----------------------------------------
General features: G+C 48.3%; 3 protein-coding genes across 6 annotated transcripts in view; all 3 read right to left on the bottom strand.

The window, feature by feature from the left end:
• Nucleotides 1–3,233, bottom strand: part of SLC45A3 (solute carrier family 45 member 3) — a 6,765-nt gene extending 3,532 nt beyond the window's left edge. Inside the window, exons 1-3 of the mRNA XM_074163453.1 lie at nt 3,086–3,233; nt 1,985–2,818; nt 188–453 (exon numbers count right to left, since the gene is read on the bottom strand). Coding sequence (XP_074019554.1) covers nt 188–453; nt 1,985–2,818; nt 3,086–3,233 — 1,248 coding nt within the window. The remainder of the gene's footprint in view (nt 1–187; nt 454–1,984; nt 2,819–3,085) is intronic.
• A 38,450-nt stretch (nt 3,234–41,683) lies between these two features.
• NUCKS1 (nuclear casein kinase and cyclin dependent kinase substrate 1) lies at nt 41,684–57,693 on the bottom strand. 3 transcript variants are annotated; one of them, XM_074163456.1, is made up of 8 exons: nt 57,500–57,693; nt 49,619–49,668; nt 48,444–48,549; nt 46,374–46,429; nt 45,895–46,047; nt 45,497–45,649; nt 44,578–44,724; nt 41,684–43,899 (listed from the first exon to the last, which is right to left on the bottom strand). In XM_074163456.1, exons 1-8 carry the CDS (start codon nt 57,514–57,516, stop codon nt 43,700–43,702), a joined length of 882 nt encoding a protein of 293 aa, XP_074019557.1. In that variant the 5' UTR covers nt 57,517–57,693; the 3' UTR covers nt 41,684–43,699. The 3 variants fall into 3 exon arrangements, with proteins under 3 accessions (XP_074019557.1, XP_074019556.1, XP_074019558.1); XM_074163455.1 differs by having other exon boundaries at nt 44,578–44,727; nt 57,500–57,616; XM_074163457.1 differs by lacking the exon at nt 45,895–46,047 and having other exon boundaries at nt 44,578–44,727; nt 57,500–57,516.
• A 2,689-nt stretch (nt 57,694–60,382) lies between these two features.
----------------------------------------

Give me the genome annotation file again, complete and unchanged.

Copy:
General features: G+C 48.3%; 3 protein-coding genes across 6 annotated transcripts in view; all 3 read right to left on the bottom strand.

The window, feature by feature from the left end:
• Nucleotides 1–3,233, bottom strand: part of SLC45A3 (solute carrier family 45 member 3) — a 6,765-nt gene extending 3,532 nt beyond the window's left edge. Inside the window, exons 1-3 of the mRNA XM_074163453.1 lie at nt 3,086–3,233; nt 1,985–2,818; nt 188–453 (exon numbers count right to left, since the gene is read on the bottom strand). Coding sequence (XP_074019554.1) covers nt 188–453; nt 1,985–2,818; nt 3,086–3,233 — 1,248 coding nt within the window. The remainder of the gene's footprint in view (nt 1–187; nt 454–1,984; nt 2,819–3,085) is intronic.
• A 38,450-nt stretch (nt 3,234–41,683) lies between these two features.
• NUCKS1 (nuclear casein kinase and cyclin dependent kinase substrate 1) lies at nt 41,684–57,693 on the bottom strand. 3 transcript variants are annotated; one of them, XM_074163456.1, is made up of 8 exons: nt 57,500–57,693; nt 49,619–49,668; nt 48,444–48,549; nt 46,374–46,429; nt 45,895–46,047; nt 45,497–45,649; nt 44,578–44,724; nt 41,684–43,899 (listed from the first exon to the last, which is right to left on the bottom strand). In XM_074163456.1, exons 1-8 carry the CDS (start codon nt 57,514–57,516, stop codon nt 43,700–43,702), a joined length of 882 nt encoding a protein of 293 aa, XP_074019557.1. In that variant the 5' UTR covers nt 57,517–57,693; the 3' UTR covers nt 41,684–43,699. The 3 variants fall into 3 exon arrangements, with proteins under 3 accessions (XP_074019557.1, XP_074019556.1, XP_074019558.1); XM_074163455.1 differs by having other exon boundaries at nt 44,578–44,727; nt 57,500–57,616; XM_074163457.1 differs by lacking the exon at nt 45,895–46,047 and having other exon boundaries at nt 44,578–44,727; nt 57,500–57,516.
• A 2,689-nt stretch (nt 57,694–60,382) lies between these two features.